–Health consequences differ according to the type and severity of the procedure performed.
Short-term difficulties include severe pain, shock, hemorrhage, urine retention, ulceration of the genital region, and injury to adjacent tissue. Hemorrhage and infection can cause death.
–Long-term consequences include psychological trauma, a feeling of incompleteness, and anxiety and depression; difficulties during childbirth; cysts and abscesses; keloid scar formation; damage to the urethra resulting in urinary incontinence; painful sexual intercourse; and sexual dysfunction.
There are simply no words for this, particularly in light of the fact that elected officials in the region just agreed to end FGM with assurances that its practice would be prosecuted!
From All Africa:
“About 500 girls were circumcised in Sebei region over the Christmas period, a sharp rise in Female Genital Mutilation from just 90 in the previous circumcision season.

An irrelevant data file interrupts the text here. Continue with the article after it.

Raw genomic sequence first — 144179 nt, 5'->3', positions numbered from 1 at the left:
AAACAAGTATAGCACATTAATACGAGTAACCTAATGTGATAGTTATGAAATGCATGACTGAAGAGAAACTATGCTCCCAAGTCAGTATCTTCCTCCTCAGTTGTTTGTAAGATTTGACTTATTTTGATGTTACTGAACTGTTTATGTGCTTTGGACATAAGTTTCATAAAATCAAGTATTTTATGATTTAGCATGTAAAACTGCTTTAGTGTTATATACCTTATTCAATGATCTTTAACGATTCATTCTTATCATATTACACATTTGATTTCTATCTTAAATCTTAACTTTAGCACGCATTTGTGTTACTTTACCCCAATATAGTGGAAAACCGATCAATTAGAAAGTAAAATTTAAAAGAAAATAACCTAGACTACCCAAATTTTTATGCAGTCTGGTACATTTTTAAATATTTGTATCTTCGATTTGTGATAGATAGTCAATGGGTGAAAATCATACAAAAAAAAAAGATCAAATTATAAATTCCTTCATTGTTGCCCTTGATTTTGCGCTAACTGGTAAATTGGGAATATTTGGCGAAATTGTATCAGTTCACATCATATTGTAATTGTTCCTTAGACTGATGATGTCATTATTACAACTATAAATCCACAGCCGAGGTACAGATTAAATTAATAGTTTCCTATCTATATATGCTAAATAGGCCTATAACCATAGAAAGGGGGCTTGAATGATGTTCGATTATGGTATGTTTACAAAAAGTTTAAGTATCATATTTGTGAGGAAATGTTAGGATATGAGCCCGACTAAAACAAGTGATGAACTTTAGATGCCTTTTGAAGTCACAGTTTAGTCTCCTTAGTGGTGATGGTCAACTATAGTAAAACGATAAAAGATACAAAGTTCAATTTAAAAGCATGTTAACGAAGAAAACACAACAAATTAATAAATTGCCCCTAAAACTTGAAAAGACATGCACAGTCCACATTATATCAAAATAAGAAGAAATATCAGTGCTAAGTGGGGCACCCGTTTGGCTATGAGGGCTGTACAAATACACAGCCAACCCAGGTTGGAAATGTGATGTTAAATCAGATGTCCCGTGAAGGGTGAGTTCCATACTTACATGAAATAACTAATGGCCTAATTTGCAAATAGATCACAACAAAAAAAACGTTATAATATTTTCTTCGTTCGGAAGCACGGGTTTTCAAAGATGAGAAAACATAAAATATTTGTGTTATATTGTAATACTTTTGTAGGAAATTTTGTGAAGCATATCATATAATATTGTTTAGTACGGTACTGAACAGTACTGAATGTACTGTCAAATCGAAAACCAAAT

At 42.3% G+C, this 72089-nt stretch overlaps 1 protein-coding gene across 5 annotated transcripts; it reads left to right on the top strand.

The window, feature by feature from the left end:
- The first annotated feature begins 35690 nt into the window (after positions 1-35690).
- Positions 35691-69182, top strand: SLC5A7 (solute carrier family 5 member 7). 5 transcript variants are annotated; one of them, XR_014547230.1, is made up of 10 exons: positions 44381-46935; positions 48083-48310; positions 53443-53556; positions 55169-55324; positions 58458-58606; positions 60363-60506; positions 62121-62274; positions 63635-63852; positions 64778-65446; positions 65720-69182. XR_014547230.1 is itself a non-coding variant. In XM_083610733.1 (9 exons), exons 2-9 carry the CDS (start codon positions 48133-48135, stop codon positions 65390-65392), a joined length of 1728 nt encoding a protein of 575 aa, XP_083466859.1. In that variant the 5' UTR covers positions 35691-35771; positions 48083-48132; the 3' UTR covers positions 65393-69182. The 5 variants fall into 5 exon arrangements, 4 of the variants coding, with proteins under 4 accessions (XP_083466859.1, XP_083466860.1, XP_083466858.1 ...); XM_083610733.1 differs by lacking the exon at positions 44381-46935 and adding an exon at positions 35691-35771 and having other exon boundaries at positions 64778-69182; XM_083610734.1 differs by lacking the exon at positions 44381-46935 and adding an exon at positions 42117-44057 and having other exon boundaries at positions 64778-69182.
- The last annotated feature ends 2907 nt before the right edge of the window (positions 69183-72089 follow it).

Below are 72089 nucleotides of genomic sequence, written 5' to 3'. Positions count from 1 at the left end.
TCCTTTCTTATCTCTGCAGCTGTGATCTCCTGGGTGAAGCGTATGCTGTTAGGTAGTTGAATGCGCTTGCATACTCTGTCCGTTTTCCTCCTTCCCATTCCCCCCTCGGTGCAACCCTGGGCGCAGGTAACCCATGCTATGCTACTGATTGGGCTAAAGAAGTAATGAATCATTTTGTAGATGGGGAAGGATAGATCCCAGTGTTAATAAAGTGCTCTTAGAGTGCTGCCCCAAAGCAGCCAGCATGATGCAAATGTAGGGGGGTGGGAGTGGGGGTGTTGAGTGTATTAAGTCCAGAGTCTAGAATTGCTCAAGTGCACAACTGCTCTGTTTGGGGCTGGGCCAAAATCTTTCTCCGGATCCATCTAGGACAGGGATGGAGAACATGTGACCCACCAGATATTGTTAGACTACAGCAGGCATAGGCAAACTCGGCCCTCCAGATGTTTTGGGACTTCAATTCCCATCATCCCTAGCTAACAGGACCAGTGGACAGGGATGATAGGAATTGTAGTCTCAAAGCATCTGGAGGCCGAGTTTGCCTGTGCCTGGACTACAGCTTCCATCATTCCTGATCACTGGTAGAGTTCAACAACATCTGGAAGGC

Bukwo and Kapchorwa local leaders said 490 girls aged between 10 and 21 years underwent the ritual that now involves the removal of not only the clitoris but also the entire labia.
The removal of the labia is an influence from the Kenyan Pokot who live side by side with the Sebei. The removal of the entire labia does not only cause excessive bleeding, but also exposes the girls to more chronic infections, painful sexual intercourse and more complications during child birth.”
This year for the 3rd time, the Feminist Peace Network will once again be participating in Take Back The Tech, a campaign to use information communication technologies to raise awareness about violence against women. Take Back The Tech is held in conjunction with the 16 Days of Activism Against Gender Violence,
(Which) is an international campaign originating from the first Women’s Global Leadership Institute sponsored by the Center for Women’s Global Leadership in 1991. Participants chose the dates, November 25, International Day Against Violence Against Women and December 10, International Human Rights Day, in order to symbolically link violence against women and human rights and to emphasize that such violence is a violation of human rights. This 16-day period also highlights other significant dates including November 29, International Women Human Rights Defenders Day, December 1, World AIDS Day, and December 6, which marks the Anniversary of the Montreal Massacre.